Coding style is one of smoke testing layers. It means it runs all over your code, without being explicitly told to. From that, the static analysis is just one step away.

composer require phpstan/phpstan
vendor/bin/phpstan analyse src --level 0

It's better to start small, then go high (like with any other drugs):

vendor/bin/phpstan analyse src --level 1
vendor/bin/phpstan analyse src --level 2
...
vendor/bin/phpstan analyse src --level 8

There are many Rector rules, that help you with rules jumping.

If you make PHPStan to level 8 and passing,
the migration is ~15 % cheaper.

5. Newbie Composer Install Under 2 Hours

This is how we usually run a good-quality project:

git clone your-project.git

# install backend dependencies
composer install

# install frontend dependencies
npm install
# run database migration
bin/console doctrine:migrations:migrate

# run Symfony 5 project
php -S localhost:8000 -t public

That's it. It takes 15-30 minutes to run pehapkari.cz project locally, if you see it first.


The projects we meet are often hosted on Bitbucket, Github or Gitlab. Someone needs to add your SSH key there.

If it takes more than a day, something is wrong:

One project took me 2 weeks to ask for SSH keys 3 different people by 7 mails, 4 callings, one VPN... I still can't run composer install.

Flawless install under 2 hours is a luxury.

If you make composer install under 2 hours,
the migration is ~5 % cheaper.

6. 70 % Code Coverage

When we come to a completely new project, we need instant feedback, if we break something. It would be nice to have 100 % code coverage, but even my open-source project rates as high as 75 %.

It's like having CTO who rose the project constantly at your side for any change you make.

We don't care if it's functional, integration or unit tests - we just need the coverage to be sure nothing is wrong with the code. Without tests, any change in the code is like shooting blindfolded in the dark without hands at a target that is both invisible, moving and Shrodinger's cat.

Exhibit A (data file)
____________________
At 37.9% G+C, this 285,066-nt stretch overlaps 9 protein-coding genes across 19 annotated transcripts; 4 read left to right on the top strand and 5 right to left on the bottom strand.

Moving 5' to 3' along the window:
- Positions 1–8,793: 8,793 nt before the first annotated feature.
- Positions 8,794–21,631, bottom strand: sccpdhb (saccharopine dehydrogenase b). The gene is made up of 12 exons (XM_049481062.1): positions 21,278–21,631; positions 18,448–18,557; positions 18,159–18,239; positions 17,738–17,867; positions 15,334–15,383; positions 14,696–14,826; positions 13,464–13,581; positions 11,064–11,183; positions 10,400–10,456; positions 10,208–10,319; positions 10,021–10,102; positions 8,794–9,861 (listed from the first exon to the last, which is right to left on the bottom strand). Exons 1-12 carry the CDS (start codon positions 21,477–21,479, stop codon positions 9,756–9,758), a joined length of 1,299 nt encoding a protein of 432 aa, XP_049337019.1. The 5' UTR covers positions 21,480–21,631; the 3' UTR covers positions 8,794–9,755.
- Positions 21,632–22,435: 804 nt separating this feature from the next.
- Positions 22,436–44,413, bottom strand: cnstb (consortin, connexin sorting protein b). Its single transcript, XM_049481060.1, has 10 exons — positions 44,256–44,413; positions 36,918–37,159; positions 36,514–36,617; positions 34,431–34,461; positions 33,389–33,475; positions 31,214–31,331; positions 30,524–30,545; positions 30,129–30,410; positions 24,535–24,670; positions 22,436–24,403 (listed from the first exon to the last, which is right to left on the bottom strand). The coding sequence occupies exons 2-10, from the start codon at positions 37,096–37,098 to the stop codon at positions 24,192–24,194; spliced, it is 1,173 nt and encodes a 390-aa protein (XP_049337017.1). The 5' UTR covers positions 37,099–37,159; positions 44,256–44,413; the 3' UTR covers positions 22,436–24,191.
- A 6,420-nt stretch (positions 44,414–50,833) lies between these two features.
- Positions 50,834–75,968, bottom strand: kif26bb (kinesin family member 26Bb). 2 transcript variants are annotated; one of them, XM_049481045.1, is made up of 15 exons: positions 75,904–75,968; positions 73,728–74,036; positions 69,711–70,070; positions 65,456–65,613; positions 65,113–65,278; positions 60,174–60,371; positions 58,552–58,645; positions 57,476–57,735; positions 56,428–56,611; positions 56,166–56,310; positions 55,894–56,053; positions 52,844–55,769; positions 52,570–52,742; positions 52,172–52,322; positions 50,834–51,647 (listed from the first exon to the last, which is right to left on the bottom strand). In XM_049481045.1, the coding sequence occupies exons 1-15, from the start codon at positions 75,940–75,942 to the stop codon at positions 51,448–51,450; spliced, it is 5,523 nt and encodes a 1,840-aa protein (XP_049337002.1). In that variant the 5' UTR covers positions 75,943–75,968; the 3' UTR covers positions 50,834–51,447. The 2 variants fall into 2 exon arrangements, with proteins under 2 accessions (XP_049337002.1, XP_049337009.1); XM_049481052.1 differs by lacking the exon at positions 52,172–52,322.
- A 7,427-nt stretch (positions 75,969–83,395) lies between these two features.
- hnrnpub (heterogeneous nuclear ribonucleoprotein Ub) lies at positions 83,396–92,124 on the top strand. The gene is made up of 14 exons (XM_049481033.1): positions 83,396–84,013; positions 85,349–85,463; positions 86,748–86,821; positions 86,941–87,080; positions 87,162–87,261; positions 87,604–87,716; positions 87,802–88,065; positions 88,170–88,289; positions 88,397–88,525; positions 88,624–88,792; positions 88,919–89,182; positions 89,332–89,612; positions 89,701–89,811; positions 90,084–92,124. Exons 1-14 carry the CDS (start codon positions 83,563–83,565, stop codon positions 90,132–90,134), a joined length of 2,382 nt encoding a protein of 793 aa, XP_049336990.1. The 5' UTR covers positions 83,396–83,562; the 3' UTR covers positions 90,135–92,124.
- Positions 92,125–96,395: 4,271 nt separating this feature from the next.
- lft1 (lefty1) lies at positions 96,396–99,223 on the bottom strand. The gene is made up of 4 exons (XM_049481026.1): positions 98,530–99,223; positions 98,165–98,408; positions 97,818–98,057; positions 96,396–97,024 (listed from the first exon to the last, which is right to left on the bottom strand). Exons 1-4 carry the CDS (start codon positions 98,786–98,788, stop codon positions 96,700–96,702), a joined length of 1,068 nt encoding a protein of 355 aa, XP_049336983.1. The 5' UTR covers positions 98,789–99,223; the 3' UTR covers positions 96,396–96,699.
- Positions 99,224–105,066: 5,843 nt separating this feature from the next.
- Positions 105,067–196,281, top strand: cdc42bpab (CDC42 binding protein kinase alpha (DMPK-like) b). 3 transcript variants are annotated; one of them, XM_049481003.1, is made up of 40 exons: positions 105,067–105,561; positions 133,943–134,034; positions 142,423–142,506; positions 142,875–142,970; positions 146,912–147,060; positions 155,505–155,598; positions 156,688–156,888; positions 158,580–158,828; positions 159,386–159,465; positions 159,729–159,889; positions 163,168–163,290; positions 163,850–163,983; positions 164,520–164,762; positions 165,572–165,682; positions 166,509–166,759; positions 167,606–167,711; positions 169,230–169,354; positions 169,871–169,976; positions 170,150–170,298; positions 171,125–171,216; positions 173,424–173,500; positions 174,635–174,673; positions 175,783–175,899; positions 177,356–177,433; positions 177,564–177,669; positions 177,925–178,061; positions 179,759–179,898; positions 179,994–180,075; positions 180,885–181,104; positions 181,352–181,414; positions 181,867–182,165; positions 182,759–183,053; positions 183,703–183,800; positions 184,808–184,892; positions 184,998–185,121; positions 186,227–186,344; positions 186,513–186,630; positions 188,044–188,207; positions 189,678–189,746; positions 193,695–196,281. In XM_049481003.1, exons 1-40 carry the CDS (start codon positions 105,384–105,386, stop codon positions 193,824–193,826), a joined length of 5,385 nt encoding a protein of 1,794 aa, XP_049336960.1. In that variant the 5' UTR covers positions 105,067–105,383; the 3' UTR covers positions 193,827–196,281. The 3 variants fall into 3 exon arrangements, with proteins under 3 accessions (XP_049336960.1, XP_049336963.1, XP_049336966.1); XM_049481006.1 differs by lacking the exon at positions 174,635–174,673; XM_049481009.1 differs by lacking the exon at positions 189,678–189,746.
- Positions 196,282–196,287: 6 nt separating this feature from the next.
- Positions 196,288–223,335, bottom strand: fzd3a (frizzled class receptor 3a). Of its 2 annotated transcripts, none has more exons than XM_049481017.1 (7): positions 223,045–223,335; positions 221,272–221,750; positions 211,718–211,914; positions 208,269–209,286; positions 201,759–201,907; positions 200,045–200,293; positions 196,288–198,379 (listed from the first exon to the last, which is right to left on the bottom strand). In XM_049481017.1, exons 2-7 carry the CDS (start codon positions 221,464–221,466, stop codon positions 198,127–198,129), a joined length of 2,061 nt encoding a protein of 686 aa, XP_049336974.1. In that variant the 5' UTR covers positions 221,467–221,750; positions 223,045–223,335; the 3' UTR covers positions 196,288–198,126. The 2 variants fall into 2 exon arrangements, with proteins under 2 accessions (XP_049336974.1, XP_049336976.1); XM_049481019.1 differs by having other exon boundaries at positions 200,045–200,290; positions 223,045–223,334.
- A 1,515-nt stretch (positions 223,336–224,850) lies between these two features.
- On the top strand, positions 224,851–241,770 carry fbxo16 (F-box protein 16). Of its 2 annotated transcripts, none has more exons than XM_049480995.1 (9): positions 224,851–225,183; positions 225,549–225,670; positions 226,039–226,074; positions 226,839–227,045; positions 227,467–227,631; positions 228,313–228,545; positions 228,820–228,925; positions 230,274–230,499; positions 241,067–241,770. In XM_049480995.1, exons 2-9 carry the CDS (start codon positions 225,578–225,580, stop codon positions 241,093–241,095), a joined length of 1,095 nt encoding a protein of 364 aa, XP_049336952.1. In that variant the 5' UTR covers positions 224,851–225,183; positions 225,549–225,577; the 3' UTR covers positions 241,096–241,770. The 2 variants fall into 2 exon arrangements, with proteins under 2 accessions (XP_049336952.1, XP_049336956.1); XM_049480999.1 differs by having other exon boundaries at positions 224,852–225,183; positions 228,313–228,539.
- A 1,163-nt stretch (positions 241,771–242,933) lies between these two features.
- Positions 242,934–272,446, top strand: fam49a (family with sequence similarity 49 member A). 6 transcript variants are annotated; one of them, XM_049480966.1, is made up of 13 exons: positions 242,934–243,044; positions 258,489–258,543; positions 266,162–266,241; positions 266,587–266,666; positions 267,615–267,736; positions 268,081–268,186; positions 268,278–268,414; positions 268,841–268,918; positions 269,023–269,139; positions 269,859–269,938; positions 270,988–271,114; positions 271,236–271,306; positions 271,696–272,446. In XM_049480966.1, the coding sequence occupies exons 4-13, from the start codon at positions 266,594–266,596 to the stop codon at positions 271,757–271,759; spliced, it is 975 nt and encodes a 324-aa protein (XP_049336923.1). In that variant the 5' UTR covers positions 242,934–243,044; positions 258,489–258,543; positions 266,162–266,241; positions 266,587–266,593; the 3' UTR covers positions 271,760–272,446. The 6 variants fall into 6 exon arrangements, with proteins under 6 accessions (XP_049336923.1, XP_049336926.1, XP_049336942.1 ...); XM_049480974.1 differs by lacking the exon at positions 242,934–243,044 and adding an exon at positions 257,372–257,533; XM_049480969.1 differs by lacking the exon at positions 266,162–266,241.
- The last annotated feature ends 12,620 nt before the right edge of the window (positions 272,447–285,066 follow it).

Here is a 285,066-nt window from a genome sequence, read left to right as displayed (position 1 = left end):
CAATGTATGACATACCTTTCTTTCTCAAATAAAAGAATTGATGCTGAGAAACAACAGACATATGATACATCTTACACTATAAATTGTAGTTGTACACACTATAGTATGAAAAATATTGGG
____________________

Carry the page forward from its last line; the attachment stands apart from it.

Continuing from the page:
On the other hand, if you have a code coverage over 80 % percent, even change of the framework can be as fast as 80 hours.

If you make it pass ~70 % code coverage,
the migration is ~50 % cheaper.

7. Not Versioned Vendor

I know it sounds crazy again, but it's not. Many projects we get have 2 vendor directories. One is versioned by composer.json and the other is versioned... somehow.

Why use composer patches or custom forks, if you can version packages locally. It's fast, it's healthy, it's all you wish for.

But getting packages out of local vendor is the real adventure. We need to compare every file in both directories, discover guess the version, test hope it's the right one, prevent from duplications with real vendor and so on.

If you don't version your vendor,
the migration is ~10 % cheaper.

8. Solid Gitlab CI

What if you have all the items above? When is the last time you've checked them? You don't know?

If the answer is not "at every commit", it's not good enough. You need to have CI. And I don't mean Bitbucket CI.

Why? It's not that Bitbucket CI is worse than Gitlab CI or GitHub actions. It's the ecosystem support. The Gitlab CI has the longest support for CI of a private project there is.

That means:

As a side bonus, it's free for private projects with unlimited users and 2 000 build minutes per month (I've never reached that).

If you use Gitlab CI on every commit,
the migration is ~10 % cheaper.

Worth It?

Let's say your goal is to migrate the whole framework or switch a legacy framework for a modern one. If you had skills, time and money to do that, you'd probably be there. It takes the experience with many legacy migrations to there effectively without years of time and full-rewrite.

But... these steps above don't depend on such experience. You can implement in your in-house team. Such work will reduce work on our side and make your code solid on your side with not such a big overhead.

Just pick one and start slowly.


Happy coding!